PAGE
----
. . . and the reality, closer to home
In a corner of a room he shares with three other residents at the nursing home, a patient with a curious illness stares out the window at an empty bird-feeder.
He holds his arms in a curious, characteristic way -- elbows and wrists hyperflexed so that his hands are tucked under his chin, like a child in prayer.
Mr. Fletcher has been bedridden for years. He can’t talk, can only moan. He can’t move other than to blink or shift his gaze. The only sign of responsiveness is that his eyes will sometimes follow stimuli, either of voice or hand movement.
Although he cannot move, his sensations are still intact. This means that Mr. Fletcher can still feel pain like you or I, or have that annoying itch that he cannot scratch. And people like Mr. Fletcher have their reasoning fully intact. They can think, dream, hope and reflect upon their endless prison.
Mr. Fletcher has what is commonly referred to as “locked-in syndrome” -- the result, occasionally, of a rare form of stroke, happening viciously and suddenly, often striking down people in the prime of life after head trauma.
In Mr. Fletcher’s case, it happened more slowly. He has supranuclear palsy, a degenerative condition of the central nervous system that usually afflicts the very elderly, although Mr. Fletcher is only in his early 60s. It’s a cousin of Parkinson’s and Alzheimer’s diseases, an insidious condition with symptoms that might start as mild gait abnormalities or difficulty with eye movements and gradually develop over years.
Nobody knows what causes it, and treatments are essentially palliative: You really can’t do a thing for those who suffer from it other than to keep them comfortable.
Mr. Fletcher has been admitted for some rehabilitation as he transitions from the hospital, after a partial bowel obstruction, back to his home. A team of therapists, nurses and aides and, most importantly, his wife, is here to care for him. I suspect that his wife, the one with the least formal training, understands him best.
I’d like to tell you about her.
I am visiting another patient in Mr. Fletcher’s room when Mrs. Fletcher arrives and proceeds to wash him with a moistened towel.
Carefully and tenderly, she alternates between wiping and drying, turning him first one way, then another. Patiently, meticulously and ever so gently, she bathes him.
After she finishes with the bathing, she rubs her husband down with lotion, massaging it into his skin until it is supple. Then the shaving begins. She lathers his face and, with smooth, efficient strokes, manages to remove a three-day growth of stubble. You can see his eyes sparkle as she winds up her ministrations.
I try not to stare. It seems intrusive, to watch them together, intimate, in an interaction almost as private as making love.
She is caring for this man for all she is worth. Being with him, cleaning him, giving of herself to him and receiving at the most a blink or grunt in return.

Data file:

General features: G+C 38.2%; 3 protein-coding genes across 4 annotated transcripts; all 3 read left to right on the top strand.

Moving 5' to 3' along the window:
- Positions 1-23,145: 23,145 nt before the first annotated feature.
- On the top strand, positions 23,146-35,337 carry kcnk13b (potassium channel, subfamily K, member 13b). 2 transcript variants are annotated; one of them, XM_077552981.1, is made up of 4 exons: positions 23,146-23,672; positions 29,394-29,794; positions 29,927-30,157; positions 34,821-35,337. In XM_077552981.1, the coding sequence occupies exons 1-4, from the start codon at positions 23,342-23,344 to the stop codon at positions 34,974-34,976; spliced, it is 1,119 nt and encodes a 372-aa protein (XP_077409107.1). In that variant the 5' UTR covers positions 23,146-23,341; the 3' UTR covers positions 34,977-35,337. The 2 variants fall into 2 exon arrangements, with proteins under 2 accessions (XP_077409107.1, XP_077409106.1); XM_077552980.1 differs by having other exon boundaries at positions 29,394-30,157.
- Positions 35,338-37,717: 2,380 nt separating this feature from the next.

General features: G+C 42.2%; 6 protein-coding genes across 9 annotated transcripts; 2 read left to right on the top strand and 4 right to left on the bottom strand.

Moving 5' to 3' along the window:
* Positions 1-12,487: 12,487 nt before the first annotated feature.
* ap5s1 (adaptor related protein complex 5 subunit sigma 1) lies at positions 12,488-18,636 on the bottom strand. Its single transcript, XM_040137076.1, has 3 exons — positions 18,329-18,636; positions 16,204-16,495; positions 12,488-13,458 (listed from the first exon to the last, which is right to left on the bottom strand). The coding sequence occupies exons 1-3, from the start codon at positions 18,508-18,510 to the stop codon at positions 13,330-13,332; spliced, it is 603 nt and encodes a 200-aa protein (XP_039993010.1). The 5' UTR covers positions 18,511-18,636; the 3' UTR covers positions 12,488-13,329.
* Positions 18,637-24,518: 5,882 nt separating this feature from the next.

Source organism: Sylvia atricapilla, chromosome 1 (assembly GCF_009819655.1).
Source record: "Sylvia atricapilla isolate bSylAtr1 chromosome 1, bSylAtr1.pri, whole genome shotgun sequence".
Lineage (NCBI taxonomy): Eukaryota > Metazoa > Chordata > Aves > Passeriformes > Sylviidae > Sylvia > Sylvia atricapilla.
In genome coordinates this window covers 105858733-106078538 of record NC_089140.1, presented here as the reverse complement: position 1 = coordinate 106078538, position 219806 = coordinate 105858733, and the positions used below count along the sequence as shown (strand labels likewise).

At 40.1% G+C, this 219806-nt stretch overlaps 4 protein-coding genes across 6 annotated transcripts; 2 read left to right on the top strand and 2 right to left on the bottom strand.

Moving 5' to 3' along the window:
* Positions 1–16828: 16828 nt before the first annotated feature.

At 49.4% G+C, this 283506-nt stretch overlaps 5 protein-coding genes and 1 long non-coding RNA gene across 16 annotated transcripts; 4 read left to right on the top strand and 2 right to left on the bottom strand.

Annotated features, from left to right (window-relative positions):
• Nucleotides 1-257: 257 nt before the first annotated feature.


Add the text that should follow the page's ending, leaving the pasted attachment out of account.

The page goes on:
Now that’s love. That’s commitment. In a time when people get divorced for the most superficial of reasons, it is a tremendous encouragement to see true love in action.
Mr. Fletcher is a handsome black man with beautiful ebony skin. His wife is Vietnamese. I imagine they met during the Vietnam War when he was a dashing GI and she was a scared young woman whose homeland was being split in two.
As I watch her bathe him, I reflect on what their early years together might have been like. Running on the beach, staying out till dawn, picnics, favorite restaurants and lots of dancing -- they look like a couple who used to dance a lot.
I read of a young guy over in France, barely in his 40s, who became locked-in after a stroke. He had been a magazine editor. With the patience of Job, he dictated a book by blinking to a scrivener.
He referred to himself as feeling like a captive in a diving bell. One can only imagine the terror and loneliness of being in this state. You’re completely dependent upon others for all your needs, though you cannot voice any of them. Too warm? Too cold? Too bad.
And the people who are there to help often treat you as someone who cannot understand, as if you’re in a coma.
I’ve seen only one other patient who was locked-in, and that was back in medical school. We were on “physical diagnosis” rounds. That’s where a group of sleepy-eyed doctors in training dutifully follow their chief resident all over the hospital looking for interesting cases.
We popped into this guy’s room. I can’t remember his name. For that matter, I don’t know if we were ever told. He was just the interesting case on the eighth floor. As we lined the bed, we were grilled by a supervising resident about the case before us. This drill, known as “pimping,” is endorsed as a useful, hands-on, didactic exercise -- and it may serve its purpose, but more commonly it devolves into brash showmanship at best and downright intellectual bullying at worst.
And we were pimped about the poor gentleman who was locked-in. He just lay there, hearing every word we spoke about him.
Not once did anyone address him directly or acknowledge that he was a person of any real worth. He was simply an exercise in learning, a specimen.
As I watch Mrs. Fletcher, I reflect on that experience. I am struck by the contrast between a devoted wife and a group of doctors-in-training making their cursory visit before moving on to the next interesting case.
She is so kind to him, devoted, caring. I suppose that is what the marriage vows mean when they speak of “in sickness and in health.” Here is tangible evidence of someone being faithful to that promise. I’m sure it is way more than she bargained for, but she dispatches her duties willingly, without resentment.
When you’re young, you take your health for granted. Slowly, it is taken away from even the strongest of us. That day, Mrs. Fletcher taught me volumes about the timelessness of love and the gift of health.
Steve Dudley is a family physician in Seattle.